Kumhee Ro is an assistant professor at Seattle University College of Nursing where she recently served as the inaugural director of the Advanced Practice Nursing Immersion Program. She leads local and national initiatives aimed at expansion, support, and advancement of minority students and faculty and is nationally acclaimed for her work building cultures of trust in nursing academia. As co-founder of the National Jesuit Diverse Nurse Faculty Network, Ro promotes the support of underrepresented faculty in nursing leadership to recruit persons of color into the nursing workforce. Ro, as consultant to the Washington State Nursing Care Quality Assurance Committee and Washington Center for Nursing, assists in policy development that addresses critical gaps in diversity across nursing education. Ro has served on numerous leadership roles in state and national organizations focused on disparities in the delivery of health care.
Ro has spent over two decades providing frontline clinical care to disenfranchised communities in public health, emergency care and primary care. She has established partnerships with health care organizations and universities to improve pipeline programs for underrepresented students and analyze current evaluation and program outcome processes. Ro is a principle investigator for multiple grant-funded projects, one of which identified best practice frameworks to promote diversity in nursing academia. Ro was inducted as a fellow into the American Association of Nurse Practitioners for her advocacy relating to health equity for marginalized populations and as a nationally recognized leader promoting diversity in the health care workforce.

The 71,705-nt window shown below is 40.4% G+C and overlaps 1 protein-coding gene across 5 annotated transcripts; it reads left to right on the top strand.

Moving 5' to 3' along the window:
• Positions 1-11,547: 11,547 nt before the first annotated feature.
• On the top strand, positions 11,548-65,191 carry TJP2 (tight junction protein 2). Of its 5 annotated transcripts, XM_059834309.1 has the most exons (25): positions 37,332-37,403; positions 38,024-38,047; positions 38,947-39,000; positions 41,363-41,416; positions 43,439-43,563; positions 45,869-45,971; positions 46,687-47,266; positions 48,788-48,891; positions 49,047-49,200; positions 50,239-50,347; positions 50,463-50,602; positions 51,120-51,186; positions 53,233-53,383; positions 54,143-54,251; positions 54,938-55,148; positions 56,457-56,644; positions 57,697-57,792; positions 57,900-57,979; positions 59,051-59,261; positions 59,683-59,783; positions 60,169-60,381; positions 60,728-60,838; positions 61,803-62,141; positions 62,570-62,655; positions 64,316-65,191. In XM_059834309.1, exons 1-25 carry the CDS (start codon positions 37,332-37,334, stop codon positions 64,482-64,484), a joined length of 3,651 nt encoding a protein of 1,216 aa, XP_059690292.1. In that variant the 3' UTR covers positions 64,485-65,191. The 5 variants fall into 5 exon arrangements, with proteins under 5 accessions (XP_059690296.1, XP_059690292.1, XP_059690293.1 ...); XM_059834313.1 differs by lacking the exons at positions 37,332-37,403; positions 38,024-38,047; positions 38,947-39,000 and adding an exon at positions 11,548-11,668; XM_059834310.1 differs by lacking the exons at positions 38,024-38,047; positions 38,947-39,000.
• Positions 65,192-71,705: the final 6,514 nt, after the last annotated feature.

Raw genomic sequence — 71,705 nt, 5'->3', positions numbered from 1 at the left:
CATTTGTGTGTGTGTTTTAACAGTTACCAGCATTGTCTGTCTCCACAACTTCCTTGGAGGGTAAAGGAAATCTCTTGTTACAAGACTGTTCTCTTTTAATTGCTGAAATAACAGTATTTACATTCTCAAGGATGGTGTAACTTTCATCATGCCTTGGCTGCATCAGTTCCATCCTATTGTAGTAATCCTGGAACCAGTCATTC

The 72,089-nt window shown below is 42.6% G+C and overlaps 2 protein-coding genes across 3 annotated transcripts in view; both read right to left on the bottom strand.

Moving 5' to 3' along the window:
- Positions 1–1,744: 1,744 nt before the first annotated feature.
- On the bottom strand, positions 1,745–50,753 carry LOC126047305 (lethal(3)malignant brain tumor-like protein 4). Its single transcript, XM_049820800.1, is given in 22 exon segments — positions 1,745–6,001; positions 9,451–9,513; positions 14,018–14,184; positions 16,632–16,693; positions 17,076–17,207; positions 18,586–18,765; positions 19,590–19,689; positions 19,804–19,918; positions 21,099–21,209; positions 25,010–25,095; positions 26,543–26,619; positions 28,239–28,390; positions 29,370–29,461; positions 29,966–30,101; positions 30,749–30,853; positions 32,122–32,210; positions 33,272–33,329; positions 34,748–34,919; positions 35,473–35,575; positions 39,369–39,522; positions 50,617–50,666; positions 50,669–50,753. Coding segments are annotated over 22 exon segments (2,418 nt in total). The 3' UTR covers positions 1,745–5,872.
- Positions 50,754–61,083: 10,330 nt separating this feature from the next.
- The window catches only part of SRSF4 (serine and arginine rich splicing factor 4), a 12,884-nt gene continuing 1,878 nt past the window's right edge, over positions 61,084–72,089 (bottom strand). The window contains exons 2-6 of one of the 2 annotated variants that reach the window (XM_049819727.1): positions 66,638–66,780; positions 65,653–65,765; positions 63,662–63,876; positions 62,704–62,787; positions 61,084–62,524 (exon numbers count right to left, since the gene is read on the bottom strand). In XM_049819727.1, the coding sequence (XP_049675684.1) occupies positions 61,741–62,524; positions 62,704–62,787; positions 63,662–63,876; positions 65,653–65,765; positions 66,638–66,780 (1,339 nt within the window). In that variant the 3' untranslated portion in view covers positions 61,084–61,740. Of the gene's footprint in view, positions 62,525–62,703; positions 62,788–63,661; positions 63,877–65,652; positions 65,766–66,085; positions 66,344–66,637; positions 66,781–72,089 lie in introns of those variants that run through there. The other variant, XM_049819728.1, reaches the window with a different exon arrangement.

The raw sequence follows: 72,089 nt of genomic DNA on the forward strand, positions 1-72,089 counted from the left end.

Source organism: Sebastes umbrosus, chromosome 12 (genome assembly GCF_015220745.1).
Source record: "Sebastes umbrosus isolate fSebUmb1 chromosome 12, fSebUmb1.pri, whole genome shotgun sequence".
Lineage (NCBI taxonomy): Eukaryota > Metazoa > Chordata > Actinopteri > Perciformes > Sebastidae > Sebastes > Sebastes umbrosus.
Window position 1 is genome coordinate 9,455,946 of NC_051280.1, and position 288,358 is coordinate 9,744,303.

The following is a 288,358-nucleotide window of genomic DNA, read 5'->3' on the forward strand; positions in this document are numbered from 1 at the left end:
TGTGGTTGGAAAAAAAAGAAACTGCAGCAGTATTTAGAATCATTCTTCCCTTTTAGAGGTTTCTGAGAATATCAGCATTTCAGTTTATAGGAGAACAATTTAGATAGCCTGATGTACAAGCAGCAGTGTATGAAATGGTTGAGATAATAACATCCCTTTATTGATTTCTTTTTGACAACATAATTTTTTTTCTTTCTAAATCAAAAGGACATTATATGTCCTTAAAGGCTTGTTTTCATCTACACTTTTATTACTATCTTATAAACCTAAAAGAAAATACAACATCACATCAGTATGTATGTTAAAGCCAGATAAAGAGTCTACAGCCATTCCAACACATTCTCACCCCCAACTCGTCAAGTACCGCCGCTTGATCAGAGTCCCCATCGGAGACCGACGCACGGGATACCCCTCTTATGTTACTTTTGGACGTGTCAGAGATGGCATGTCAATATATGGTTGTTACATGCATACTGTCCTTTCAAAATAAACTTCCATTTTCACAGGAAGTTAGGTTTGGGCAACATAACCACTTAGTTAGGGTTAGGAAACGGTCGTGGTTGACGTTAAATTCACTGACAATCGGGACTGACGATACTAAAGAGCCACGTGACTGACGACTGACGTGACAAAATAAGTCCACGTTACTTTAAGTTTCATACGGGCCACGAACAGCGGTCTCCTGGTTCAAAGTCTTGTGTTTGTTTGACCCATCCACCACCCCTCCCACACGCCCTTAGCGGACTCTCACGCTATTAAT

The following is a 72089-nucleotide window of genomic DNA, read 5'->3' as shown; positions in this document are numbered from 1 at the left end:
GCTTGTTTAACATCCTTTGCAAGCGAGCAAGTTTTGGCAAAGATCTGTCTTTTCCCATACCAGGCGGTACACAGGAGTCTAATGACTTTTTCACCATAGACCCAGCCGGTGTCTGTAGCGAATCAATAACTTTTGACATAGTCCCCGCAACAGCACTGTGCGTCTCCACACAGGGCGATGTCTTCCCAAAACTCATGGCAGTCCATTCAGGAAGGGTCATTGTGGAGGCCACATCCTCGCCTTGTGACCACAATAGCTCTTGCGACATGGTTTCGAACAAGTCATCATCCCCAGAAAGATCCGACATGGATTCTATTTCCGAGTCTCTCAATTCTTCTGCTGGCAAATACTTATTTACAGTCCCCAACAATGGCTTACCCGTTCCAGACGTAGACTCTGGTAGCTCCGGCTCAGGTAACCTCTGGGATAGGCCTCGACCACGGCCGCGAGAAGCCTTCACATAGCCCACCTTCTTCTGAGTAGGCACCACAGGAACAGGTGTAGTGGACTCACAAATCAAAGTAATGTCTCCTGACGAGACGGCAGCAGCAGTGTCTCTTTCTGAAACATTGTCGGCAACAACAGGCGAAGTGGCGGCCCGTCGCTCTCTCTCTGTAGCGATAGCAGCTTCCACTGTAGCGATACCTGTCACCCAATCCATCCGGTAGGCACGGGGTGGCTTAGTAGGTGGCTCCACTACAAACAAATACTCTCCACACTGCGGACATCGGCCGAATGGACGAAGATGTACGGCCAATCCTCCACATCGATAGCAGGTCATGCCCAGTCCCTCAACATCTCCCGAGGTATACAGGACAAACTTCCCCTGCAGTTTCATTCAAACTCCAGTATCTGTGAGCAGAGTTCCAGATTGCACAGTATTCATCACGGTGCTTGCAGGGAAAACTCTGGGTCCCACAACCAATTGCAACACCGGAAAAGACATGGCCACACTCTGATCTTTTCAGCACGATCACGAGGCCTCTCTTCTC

Ro received a BSN, MSN for adult/geriatric nurse practitioner, a post-master’s certificate to become a family nurse practitioner, and a Doctorate in Nursing Practice from the University of Washington. She is board-certified as a family nurse practitioner and a Sigma Theta Tau International Experienced Academic Leadership Academy Scholar.
Berlina Wallace-Berube is the director of the Primary Care Office at the U.S. Virgin Islands (USVI) Department of Health. In this role, she fosters collaboration across various levels of government, organizations, and communities, coordinates shortage designation by evaluating access to health care, and identifies communities with the greatest needs and health workforce challenges. She works towards solutions that reduce health disparities and increase access to quality health care for residents of the USVI. Wallace-Berube also serves as a member of the USVI ESF-8 COVID-19 Response Team and the Health Planning Team responsible for the USVI Community Health Assessment and USVI Community Health Improvement Plan. She has served as the chair-elect, chair, past-chair, and treasurer of the American Counseling Association, North Atlantic Region, and co-chair of the Association of Virgin Islands Psychologists Education Committee.
Wallace-Berube has been actively involved in policy and advocacy efforts related to behavioral health and juvenile justice matters. She served as a member of the Federal Advisory Committee on Juvenile Justice, the committee that advises the U.S. President, Congress, and OJJDP Administrator on juvenile justice issues and concerns. During her tenure as the director of the USVI Department of Health, Division of Behavioral Health, Alcoholism and Drug Dependency Services, she collaborated with USVI legislators to enact behavioral health legislation and was the president of the American Counseling Association of the Virgin Islands when the USVI enacted the law to license professional counselors, marriage and family therapists, and substance abuse counselors. She has also contributed to the American Counseling Association’s national advocacy efforts to increase health equity through increased access to behavioral health services for vulnerable populations.
After receiving her BA in English from the University of the Virgin Islands, Wallace-Berube received a MA in Education and an MA in Psychology from the same university. She is a Licensed Professional Counselor (LPC) and a Nationally Certified Counselor (NCC).